Welcome the Year of the Monkey…
Celebrate the Chinese New Year with contributor Haiyin Lin.
As a photographer living in NYC, it takes 15 hours to reach my hometown of Fuzhou. But, it’s a small price to pay for spending quality time with my loved ones to celebrate Chinese New Year. My hometown is a very tranquil and small city in southern China, where people still embrace and uphold the tradition of Chinese festivals.
Chinese New Year, also called the Spring Festival, is our culture’s most important holiday, a time for people to visit and reunite with family to celebrate the first day of the year on the lunisolar Chinese calendar.
Unlike the four distinct seasons in New York, every season in my hometown feels like spring.
The street layout and architectures are more traditional in nature than they are modern. And every chance I have to come back home is nothing short of a great getaway.
When I was wandering around the streets with my parents, we came across a small calligraphy store. Chinese calligraphy, or “shufa” as it’s called locally, is an art form very distinct from other types of writing due to its emphasis on motion and dynamics. Chinese characters can be retraced to 4000 BC and, when considering it in this way, one realizes the sheer length and strength of its evolution. During the Spring Festival, people write on red paper to create Spring Festival Couplets.
People paste their Spring Festival Couplets on both sides of a door (left and right, separately), which adds an indispensable joyous atmosphere to the festival. The custom of pasting couplets can be traced back to the Qin Dynasty over two thousand years ago, its symmetry and commentary representative of the Ying and Yang, the fundamental elements that comprise the universe. Although the culture that is the Spring Festival Couplet has developed into something all its own, I find its origins really cool!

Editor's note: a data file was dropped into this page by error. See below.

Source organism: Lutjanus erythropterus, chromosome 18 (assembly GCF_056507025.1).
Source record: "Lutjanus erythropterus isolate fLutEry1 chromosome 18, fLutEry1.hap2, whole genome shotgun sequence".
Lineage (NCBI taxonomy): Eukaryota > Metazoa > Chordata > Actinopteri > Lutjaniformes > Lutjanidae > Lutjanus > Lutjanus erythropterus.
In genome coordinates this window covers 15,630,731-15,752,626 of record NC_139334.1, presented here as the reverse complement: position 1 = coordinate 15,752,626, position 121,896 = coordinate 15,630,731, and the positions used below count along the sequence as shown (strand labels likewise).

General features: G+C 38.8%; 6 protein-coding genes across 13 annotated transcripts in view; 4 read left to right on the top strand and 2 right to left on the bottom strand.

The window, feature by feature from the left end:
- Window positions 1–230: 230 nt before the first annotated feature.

The couplet is composed of two parts, a first and second line. Their tonal pattern is meant to be poetic, musical and rhythmic, with subjects ranging from the blessing of family, to a look-back on the past year and best wishes for the coming new year.
The above three lines of calligraphy (from left to right) can be translated to read “a festival of new spring and new year”, “sunshine of the spring brings a fortunate new year” and “true happiness can be sought in Buddhism.” One of my favorites (which I purchased on my trip) reads “ring in the spring, landscape is splendid. Ring out the past, everything is glorious.”
Chinese New Year equals the color red, a color representing pure happiness. Men and women alike, everyone dons red clothes, scarves and/or hats during the holiday. Households and stores also display posters or hang red lanterns of various sizes bearing the Chinese character “Fu”(meaning “good fortune”) on doors and walls, in hopes of attracting wealth, health and good luck in the coming year. Having a good sign at the start of the year is very important for us.
There is a Chinese saying — “spring starts from fragrant peach and plum blossom.” Seeing this beautiful little flower on my way back home, I am reminded that, although it’s still winter time, the spring is not too far away!
Wishing you a happy Chinese New Year!